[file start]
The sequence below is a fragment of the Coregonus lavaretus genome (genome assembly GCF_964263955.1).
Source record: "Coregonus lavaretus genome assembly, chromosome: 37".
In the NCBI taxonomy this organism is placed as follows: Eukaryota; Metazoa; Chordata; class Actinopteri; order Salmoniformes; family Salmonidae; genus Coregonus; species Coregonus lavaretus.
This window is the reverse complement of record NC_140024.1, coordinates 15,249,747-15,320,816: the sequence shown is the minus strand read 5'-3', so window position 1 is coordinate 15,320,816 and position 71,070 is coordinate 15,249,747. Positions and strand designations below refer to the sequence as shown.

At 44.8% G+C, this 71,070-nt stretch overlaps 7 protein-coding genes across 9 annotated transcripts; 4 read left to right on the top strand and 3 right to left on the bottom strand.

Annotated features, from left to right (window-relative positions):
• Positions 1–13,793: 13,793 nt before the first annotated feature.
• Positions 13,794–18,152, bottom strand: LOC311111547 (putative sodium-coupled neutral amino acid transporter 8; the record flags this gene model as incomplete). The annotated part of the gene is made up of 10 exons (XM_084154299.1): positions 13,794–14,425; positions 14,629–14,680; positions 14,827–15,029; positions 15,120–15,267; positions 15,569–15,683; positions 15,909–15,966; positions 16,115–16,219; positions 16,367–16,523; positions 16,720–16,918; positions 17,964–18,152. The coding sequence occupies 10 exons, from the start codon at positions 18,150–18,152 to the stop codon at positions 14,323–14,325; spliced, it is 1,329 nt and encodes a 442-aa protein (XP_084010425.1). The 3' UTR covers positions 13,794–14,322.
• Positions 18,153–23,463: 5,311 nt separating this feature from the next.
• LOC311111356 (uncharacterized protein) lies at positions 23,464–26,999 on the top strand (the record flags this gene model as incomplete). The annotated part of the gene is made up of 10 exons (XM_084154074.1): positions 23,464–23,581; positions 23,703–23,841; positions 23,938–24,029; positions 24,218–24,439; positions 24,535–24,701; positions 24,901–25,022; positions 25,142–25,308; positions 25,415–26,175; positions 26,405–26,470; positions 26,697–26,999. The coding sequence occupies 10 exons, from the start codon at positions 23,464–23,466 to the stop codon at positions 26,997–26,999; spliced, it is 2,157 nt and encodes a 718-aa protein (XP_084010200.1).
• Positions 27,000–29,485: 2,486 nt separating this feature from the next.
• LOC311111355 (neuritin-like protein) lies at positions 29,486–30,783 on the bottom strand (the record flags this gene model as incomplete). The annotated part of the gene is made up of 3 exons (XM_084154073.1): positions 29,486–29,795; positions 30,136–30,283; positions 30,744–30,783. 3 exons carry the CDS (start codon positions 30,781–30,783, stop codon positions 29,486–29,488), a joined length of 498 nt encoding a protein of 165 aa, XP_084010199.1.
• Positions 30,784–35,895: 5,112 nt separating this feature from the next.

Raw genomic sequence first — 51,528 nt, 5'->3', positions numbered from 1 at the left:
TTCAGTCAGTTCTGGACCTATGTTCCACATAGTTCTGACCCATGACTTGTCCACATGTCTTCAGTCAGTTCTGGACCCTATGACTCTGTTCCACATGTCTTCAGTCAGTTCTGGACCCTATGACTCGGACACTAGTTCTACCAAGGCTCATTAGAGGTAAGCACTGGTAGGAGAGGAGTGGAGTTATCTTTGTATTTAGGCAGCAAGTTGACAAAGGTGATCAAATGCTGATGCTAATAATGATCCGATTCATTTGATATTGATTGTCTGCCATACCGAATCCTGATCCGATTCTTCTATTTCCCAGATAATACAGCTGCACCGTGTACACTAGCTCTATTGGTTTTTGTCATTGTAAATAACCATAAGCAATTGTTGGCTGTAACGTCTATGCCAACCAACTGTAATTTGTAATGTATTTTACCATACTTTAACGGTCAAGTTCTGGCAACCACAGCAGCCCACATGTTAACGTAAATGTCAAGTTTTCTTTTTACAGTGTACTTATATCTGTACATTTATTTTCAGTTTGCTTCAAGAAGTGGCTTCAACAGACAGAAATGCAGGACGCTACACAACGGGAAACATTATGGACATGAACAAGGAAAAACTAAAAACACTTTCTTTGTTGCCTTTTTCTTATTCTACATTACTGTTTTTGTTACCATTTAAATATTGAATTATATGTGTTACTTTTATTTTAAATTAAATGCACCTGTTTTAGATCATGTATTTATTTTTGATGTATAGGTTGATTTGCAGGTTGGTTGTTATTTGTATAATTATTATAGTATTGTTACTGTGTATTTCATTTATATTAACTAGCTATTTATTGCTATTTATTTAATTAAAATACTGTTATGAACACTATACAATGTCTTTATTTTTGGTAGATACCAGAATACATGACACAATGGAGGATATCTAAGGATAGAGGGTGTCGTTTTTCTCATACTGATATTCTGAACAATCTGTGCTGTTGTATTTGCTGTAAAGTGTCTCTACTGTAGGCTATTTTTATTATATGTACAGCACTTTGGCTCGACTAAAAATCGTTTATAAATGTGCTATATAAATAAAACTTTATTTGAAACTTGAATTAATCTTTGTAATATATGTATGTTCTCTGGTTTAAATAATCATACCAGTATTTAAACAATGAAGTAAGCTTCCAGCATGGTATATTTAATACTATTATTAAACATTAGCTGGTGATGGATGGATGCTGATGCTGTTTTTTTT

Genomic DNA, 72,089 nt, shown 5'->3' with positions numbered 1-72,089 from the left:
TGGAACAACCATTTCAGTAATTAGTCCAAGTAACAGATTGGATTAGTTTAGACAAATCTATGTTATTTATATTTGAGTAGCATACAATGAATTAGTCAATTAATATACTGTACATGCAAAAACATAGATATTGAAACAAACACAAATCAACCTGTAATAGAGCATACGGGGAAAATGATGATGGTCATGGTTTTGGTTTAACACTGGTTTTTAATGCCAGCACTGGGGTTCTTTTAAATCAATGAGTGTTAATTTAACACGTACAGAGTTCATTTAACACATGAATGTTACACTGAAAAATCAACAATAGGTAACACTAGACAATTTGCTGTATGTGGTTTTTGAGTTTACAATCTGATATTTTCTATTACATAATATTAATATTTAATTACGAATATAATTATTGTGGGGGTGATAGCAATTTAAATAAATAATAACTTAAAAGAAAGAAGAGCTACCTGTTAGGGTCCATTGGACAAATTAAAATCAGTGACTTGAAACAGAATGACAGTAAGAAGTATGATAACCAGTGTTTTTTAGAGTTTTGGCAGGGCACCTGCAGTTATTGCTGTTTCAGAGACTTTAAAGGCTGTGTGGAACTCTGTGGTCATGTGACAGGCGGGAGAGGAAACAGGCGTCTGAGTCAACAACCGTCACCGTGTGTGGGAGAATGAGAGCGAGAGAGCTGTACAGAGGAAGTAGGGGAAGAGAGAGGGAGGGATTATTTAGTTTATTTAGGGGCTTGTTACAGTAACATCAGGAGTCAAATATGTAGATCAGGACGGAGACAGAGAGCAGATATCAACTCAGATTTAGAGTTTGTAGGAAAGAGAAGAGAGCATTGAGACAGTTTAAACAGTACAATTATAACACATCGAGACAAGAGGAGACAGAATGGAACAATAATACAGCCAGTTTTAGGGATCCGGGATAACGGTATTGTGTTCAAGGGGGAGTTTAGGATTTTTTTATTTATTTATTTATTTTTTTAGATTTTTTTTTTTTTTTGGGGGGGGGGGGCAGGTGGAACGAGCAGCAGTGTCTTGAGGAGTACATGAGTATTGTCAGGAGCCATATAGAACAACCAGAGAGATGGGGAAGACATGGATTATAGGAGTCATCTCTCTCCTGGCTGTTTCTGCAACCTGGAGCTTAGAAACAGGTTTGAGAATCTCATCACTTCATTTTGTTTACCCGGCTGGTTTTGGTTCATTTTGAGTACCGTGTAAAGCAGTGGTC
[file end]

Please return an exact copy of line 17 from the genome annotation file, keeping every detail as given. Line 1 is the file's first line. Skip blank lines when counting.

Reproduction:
TGGAACAACCATTTCAGTAATTAGTCCAAGTAACAGATTGGATTAGTTTAGACAAATCTATGTTATTTATATTTGAGTAGCATACAATGAATTAGTCAATTAATATACTGTACATGCAAAAACATAGATATTGAAACAAACACAAATCAACCTGTAATAGAGCATACGGGGAAAATGATGATGGTCATGGTTTTGGTTTAACACTGGTTTTTAATGCCAGCACTGGGGTTCTTTTAAATCAATGAGTGTTAATTTAACACGTACAGAGTTCATTTAACACATGAATGTTACACTGAAAAATCAACAATAGGTAACACTAGACAATTTGCTGTATGTGGTTTTTGAGTTTACAATCTGATATTTTCTATTACATAATATTAATATTTAATTACGAATATAATTATTGTGGGGGTGATAGCAATTTAAATAAATAATAACTTAAAAGAAAGAAGAGCTACCTGTTAGGGTCCATTGGACAAATTAAAATCAGTGACTTGAAACAGAATGACAGTAAGAAGTATGATAACCAGTGTTTTTTAGAGTTTTGGCAGGGCACCTGCAGTTATTGCTGTTTCAGAGACTTTAAAGGCTGTGTGGAACTCTGTGGTCATGTGACAGGCGGGAGAGGAAACAGGCGTCTGAGTCAACAACCGTCACCGTGTGTGGGAGAATGAGAGCGAGAGAGCTGTACAGAGGAAGTAGGGGAAGAGAGAGGGAGGGATTATTTAGTTTATTTAGGGGCTTGTTACAGTAACATCAGGAGTCAAATATGTAGATCAGGACGGAGACAGAGAGCAGATATCAACTCAGATTTAGAGTTTGTAGGAAAGAGAAGAGAGCATTGAGACAGTTTAAACAGTACAATTATAACACATCGAGACAAGAGGAGACAGAATGGAACAATAATACAGCCAGTTTTAGGGATCCGGGATAACGGTATTGTGTTCAAGGGGGAGTTTAGGATTTTTTTATTTATTTATTTATTTTTTTAGATTTTTTTTTTTTTTTGGGGGGGGGGGGCAGGTGGAACGAGCAGCAGTGTCTTGAGGAGTACATGAGTATTGTCAGGAGCCATATAGAACAACCAGAGAGATGGGGAAGACATGGATTATAGGAGTCATCTCTCTCCTGGCTGTTTCTGCAACCTGGAGCTTAGAAACAGGTTTGAGAATCTCATCACTTCATTTTGTTTACCCGGCTGGTTTTGGTTCATTTTGAGTACCGTGTAAAGCAGTGGTC